Plans had already been drawn up for the railway line to be extended from the main line at Botrivier, some 35 kms away, down to the coastal town of Hermanus. As such, a railway station was built ready for the trains to arrive, but Sir William Hoy was concerned that the steam trains would not only pollute the fabulously clean air, but also that the town would suddenly be descended upon by 100’s of tourists and hence spoiling the quaintness of this sleepy seaside town.


hermanus-stationHe therefore over-ruled the extension of the railway line and set up a horse and carriage service between the 2 towns. Hence, Hermanus Station is the only railway station in the world to never have had a train arrive or leave from it. The Hermanus Tourism Office now operates from this lovely old building.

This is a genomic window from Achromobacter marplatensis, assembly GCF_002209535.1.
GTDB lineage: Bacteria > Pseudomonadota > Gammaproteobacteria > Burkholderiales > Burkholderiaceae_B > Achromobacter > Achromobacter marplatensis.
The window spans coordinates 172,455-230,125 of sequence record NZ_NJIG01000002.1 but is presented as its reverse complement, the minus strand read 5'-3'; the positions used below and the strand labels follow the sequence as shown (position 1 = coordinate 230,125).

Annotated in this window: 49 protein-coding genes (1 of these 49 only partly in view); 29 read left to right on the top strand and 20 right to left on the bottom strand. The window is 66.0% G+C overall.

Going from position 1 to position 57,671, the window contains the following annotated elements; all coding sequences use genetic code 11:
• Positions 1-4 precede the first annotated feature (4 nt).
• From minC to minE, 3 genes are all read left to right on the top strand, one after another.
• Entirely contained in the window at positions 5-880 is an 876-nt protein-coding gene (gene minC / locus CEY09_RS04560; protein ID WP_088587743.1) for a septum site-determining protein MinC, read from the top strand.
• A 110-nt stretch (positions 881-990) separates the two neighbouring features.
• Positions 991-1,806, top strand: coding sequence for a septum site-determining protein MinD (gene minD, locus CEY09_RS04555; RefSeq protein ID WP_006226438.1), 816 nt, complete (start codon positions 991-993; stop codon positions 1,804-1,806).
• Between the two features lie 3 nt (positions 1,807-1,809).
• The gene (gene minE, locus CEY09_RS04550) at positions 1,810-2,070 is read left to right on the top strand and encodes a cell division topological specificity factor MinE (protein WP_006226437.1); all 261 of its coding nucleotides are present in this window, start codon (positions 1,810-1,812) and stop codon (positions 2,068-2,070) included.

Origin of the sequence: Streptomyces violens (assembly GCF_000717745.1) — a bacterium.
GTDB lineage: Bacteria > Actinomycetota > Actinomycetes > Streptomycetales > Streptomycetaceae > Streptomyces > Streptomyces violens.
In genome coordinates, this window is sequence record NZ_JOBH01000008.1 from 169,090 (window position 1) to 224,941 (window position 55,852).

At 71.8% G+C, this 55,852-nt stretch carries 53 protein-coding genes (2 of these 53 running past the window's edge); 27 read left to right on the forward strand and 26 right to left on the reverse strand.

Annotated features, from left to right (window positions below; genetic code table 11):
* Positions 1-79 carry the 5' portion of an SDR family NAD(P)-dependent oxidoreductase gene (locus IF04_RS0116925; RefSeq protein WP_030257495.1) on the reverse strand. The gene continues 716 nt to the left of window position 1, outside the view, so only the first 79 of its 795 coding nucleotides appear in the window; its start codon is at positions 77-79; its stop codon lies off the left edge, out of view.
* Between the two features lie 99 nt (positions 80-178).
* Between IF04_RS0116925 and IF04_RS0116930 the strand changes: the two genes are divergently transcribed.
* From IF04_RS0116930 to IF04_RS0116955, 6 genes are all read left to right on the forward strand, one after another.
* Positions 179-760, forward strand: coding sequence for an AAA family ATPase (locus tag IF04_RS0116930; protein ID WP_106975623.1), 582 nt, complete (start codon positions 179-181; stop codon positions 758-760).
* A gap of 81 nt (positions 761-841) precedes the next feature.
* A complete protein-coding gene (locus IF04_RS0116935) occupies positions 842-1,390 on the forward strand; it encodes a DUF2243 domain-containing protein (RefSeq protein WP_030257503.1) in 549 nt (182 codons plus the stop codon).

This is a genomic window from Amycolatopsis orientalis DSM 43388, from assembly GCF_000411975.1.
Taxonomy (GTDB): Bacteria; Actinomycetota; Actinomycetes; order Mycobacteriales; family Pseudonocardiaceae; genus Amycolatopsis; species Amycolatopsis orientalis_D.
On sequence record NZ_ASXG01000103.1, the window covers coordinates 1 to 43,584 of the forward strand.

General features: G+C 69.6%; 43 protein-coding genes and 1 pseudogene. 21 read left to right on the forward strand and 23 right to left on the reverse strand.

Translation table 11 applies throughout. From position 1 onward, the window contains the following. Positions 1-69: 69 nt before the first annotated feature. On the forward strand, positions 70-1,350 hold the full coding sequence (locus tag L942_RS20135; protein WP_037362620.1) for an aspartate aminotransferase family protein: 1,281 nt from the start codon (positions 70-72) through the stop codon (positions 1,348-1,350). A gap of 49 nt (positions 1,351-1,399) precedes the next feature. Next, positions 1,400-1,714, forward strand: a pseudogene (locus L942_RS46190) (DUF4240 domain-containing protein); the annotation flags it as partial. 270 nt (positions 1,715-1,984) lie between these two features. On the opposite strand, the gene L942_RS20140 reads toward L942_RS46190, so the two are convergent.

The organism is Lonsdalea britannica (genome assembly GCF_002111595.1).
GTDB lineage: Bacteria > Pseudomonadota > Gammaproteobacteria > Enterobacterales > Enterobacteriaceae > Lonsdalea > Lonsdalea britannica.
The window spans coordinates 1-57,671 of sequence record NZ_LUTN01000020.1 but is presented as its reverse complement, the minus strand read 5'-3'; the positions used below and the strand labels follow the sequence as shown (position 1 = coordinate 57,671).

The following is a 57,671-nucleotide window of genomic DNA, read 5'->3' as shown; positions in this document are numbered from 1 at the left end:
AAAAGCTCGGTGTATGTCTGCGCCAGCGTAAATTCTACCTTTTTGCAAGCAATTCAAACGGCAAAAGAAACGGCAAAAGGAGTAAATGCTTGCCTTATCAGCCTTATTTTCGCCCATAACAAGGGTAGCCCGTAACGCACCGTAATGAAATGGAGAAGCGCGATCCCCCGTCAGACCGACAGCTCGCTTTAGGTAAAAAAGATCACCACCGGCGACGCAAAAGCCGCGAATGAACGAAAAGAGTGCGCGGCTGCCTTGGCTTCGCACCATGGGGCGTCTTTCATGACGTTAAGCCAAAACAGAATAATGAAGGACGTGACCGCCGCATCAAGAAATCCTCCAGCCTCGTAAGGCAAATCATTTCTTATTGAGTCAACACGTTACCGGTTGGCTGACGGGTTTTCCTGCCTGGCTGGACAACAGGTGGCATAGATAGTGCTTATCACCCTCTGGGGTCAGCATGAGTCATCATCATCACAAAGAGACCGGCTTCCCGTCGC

The Old Fishing Harbour in Hermanus: Old-harbour-hermanus

  • The Old harbour started around 1855,
  • Harbour wall was built in 1904,
  • Crane was built in 1915,
  • Gutting tables were built in 1935,
  • Last fishing boats in Old Harbour 1958
  • today The Old Harbour Open Air Museum


Today Hermanus is a scenic town that has stretched along the coastline, hugging the sea and hemmed in by the steep high mountains afew kilometres inland, with Cape Town being only 90 minutes drive away.


  • Village by the Sea - Arderne Tredgold
  • Old habour Museum (Information and Photos)
  • Hermanus Times (around 1960's) - Patterson
  • Hermanus Stories I - S.j. du Toit

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Hermanus Office

25 Mitchell Street, Checkers Building, Hermanus, South Africa
Phone: +27 (0) 28 312 3846